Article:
Digital Crossroad has placed an order for Munters to cool its new data center in Indiana in the US. The center covers a space of 105,000 square feet and will run on 100% renewable energy by 2028.
The new data center in Hammond, Indiana, is an example of creatively converting an existing facility into a data center. This particular project is a conversion of a former coal-fired power plant known as State Line.
Most of the electricity consumption, outside of the IT equipment, consumed by a data center is from cooling. In the case of Digital Crossroad, the center will require nearly 5,700 tons of cooling capacity.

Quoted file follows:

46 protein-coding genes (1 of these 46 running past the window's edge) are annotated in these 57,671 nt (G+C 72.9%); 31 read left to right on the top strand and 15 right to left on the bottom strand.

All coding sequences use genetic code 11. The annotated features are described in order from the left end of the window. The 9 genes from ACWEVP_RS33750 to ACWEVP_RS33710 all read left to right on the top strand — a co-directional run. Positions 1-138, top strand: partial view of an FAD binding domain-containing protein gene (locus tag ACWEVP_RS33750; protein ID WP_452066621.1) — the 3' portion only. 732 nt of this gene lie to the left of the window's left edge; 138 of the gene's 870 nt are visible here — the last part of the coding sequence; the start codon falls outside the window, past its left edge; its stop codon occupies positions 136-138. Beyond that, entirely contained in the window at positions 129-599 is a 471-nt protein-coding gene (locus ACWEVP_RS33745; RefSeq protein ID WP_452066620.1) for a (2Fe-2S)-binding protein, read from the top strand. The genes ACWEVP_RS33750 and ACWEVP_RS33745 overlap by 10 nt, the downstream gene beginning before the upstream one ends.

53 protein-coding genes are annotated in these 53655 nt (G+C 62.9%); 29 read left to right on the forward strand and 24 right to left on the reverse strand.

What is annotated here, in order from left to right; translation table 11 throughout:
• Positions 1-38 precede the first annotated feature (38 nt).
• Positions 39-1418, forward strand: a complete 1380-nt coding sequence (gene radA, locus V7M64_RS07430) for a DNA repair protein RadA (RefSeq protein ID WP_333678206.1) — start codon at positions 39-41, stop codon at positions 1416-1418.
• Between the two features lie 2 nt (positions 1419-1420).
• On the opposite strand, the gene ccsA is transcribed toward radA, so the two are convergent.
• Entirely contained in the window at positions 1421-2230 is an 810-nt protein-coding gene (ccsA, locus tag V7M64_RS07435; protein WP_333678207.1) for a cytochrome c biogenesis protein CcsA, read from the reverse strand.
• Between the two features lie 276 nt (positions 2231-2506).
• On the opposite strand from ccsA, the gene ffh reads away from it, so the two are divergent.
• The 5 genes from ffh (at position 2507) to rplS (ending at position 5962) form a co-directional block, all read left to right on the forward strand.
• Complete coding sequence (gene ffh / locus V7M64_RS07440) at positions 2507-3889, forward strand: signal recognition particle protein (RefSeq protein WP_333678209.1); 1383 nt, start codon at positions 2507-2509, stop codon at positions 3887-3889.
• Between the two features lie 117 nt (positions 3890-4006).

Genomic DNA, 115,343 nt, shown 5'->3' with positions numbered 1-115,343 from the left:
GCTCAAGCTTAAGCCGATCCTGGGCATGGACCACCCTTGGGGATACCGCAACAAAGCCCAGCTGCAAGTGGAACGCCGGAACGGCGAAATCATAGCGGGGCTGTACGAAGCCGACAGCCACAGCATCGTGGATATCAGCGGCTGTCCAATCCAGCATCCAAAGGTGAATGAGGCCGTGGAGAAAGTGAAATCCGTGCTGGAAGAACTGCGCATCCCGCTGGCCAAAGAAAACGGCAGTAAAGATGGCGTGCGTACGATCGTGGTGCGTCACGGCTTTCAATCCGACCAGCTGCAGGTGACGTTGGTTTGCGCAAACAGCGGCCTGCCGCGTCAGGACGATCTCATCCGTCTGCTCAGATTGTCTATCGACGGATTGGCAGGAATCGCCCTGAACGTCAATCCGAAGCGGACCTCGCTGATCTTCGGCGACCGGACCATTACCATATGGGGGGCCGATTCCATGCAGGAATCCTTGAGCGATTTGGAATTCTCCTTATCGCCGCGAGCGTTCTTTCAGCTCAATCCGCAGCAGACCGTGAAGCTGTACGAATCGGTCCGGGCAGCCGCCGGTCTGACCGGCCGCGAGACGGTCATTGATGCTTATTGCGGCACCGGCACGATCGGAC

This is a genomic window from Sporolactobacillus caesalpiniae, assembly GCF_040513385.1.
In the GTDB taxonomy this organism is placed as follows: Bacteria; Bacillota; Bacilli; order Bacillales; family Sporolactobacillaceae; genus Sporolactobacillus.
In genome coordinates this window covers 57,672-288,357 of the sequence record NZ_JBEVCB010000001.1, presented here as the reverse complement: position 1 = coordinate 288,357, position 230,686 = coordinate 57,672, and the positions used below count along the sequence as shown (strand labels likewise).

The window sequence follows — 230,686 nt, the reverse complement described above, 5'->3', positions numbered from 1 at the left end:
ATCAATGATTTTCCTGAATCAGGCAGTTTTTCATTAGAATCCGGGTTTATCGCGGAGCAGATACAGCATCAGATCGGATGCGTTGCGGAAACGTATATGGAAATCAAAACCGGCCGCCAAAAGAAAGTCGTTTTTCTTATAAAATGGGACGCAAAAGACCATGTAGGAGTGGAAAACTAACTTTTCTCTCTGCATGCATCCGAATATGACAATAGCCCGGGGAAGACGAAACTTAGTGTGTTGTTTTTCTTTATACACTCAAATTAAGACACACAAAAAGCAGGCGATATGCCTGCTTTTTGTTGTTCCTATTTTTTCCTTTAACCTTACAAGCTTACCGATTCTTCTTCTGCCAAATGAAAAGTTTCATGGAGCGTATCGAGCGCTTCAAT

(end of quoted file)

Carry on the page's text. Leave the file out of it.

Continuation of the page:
Because the cool air delivered to the IT equipment is 70 degrees or warmer, the opportunity for economizer cooling is greater when compared to conventional HVAC that is typically designed around 55 degree supply.
The heat generated from servers is removed from the data center through several types of heat exchangers. Two of the heat exchangers collect economizer cooling, often called free cooling, from ambient air or cool water in Lake Michigan. The third heat exchanger is a traditional refrigerant process with compressors. The free cooling heat exchangers provide the majority of the annual cooling requirements, resulting in very low energy consumption. Munters energy modeling software predicts annual cooling energy equal to 13% of the server energy, or a very low 1.13 pPUE (Power Usage Effectiveness).